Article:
# Roots of quadratic equation lying in a particular range

If the roots of $$ax^2+bx+c =0$$ lie between 1 and 2 then how can if find whether $$9a^2 +6ab +4ac$$ is positive or negative? I tried the problem by using the condition that if roots lie between a certain range $$(m,n)$$ then $$af(m)f(n) >0$$ and also $$m<-b/2a but that didn't helped me to determine the nature of expression $$9a^2 +6ab +4ac$$.

• f is an unknown. – William Elliot Oct 31 '18 at 2:30
• f() represents a general quadratic function here – Nalin Yadav Oct 31 '18 at 5:01
• That's not the part of question.it was part of my attempt – Nalin Yadav Oct 31 '18 at 5:02
• Sorry if it confused you – Nalin Yadav Oct 31 '18 at 5:02
• Not defining f makes everything from there on useless. – William Elliot Oct 31 '18 at 11:12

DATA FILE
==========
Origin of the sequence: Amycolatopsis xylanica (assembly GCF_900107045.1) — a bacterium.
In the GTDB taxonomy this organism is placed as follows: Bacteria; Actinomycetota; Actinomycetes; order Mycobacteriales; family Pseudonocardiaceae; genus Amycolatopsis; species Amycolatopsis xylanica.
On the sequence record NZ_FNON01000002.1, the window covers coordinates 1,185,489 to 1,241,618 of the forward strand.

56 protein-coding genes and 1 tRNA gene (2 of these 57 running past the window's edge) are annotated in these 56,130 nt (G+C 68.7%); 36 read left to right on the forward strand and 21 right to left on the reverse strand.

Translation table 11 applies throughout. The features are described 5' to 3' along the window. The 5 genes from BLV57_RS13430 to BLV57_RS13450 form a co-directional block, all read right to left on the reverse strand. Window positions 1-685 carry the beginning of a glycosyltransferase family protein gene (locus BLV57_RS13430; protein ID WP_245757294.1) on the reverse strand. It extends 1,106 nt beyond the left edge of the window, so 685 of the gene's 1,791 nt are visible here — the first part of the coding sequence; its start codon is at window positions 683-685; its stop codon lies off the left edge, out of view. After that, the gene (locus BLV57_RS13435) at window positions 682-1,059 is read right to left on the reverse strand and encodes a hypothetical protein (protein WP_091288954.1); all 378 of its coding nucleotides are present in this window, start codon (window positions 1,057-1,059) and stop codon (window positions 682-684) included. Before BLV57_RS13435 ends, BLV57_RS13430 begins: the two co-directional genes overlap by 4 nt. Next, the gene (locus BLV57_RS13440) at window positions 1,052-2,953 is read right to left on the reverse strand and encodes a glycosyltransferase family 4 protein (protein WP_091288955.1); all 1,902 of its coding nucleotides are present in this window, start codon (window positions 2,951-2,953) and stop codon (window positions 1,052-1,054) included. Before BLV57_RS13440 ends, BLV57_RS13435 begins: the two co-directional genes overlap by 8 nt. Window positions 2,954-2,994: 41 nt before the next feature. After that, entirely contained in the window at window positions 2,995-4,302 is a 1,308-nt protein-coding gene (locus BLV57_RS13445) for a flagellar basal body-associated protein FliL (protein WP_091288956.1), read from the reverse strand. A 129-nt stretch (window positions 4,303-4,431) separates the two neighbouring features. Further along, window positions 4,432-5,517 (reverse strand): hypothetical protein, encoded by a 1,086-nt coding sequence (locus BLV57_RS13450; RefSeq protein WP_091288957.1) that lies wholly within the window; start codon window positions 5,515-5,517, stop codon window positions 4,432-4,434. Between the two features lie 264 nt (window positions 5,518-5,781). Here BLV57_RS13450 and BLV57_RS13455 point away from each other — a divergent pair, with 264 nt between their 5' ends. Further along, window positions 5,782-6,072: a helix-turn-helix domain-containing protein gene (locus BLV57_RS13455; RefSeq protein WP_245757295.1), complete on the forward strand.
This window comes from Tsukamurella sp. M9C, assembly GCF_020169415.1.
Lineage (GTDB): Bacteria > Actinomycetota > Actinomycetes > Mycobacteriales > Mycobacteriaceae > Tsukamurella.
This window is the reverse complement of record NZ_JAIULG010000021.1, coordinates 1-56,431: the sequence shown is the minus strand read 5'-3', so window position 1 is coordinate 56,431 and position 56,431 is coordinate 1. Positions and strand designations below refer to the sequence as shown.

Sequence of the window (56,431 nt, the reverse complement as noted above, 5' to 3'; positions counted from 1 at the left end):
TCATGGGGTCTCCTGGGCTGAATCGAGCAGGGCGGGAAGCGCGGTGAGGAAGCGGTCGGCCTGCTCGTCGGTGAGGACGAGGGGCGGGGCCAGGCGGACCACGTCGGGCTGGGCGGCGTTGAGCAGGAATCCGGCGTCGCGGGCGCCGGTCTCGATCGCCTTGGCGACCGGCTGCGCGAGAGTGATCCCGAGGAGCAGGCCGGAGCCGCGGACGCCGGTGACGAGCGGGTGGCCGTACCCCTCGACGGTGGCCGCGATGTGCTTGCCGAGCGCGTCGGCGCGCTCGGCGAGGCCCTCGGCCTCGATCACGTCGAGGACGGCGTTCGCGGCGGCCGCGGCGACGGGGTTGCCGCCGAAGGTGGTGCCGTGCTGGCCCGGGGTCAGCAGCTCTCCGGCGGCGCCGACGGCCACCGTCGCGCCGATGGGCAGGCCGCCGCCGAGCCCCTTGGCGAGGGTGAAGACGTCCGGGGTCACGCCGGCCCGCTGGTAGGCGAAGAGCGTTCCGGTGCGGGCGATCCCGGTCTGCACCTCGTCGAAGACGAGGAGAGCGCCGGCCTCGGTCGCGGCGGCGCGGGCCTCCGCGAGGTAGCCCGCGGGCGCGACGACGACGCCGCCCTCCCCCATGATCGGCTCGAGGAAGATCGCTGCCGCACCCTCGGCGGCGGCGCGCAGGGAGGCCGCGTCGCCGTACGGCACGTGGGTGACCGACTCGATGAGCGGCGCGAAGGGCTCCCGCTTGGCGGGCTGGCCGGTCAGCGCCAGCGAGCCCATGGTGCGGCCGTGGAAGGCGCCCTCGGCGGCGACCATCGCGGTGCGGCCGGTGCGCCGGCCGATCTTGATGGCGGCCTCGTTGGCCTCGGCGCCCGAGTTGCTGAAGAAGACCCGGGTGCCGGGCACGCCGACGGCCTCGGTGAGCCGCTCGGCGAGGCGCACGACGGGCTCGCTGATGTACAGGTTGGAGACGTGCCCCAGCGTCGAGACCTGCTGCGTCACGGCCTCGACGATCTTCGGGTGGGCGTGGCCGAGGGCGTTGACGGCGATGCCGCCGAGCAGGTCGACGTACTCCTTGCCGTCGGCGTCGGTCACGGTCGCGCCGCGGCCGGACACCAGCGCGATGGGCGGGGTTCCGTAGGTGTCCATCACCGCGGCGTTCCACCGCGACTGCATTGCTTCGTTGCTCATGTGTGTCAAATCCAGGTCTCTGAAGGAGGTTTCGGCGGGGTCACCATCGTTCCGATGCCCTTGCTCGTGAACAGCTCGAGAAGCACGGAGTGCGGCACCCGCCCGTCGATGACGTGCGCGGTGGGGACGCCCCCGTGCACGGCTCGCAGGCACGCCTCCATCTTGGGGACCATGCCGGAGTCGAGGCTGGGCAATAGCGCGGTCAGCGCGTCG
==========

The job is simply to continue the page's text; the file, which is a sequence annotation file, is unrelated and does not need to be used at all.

This claim is false if $$a=0$$, as the expression is then $$0$$ and neither positive nor negative. I am assuming in the rest of this proof that $$a \neq 0$$.
Let $$f(x)$$ be your original function, $$ax^2+bx+c$$. We are given that it's roots lie in $$[1, 2]$$, and therefore there exist $$r, s \in [1, 2]$$ such that $$f(x)=a(x-r)(x-s)=ax^2-2a(s+r)x+asr$$. From here, we are then looking to prove that $$9a^2+6ab+4ac$$ is either always positive or always negative. But \begin{aligned} 9a^2+6ab+4ac&=9a^2-12a^2(s+r)+4a^2sr \\ &=a^2(9-12(s+r)+4sr). \end{aligned} Now since $$a^2$$ is always positive, this is equivalent to asking whether $$g(s,r) = 9-12(s+r)+4sr$$ is either always positive or always negative on the range $$(r,s) \in [1, 2]^2$$. Luckily for us, this function is linear in $$r$$ and $$s$$, and so it suffices to check the corners: \begin{aligned} g(1, 1)&=-11 \\ g(1, 2)&=-19 \\ g(2, 1)&=-19 \\ g(2, 2)&=-23 \end{aligned}
and so $$g$$ is always negative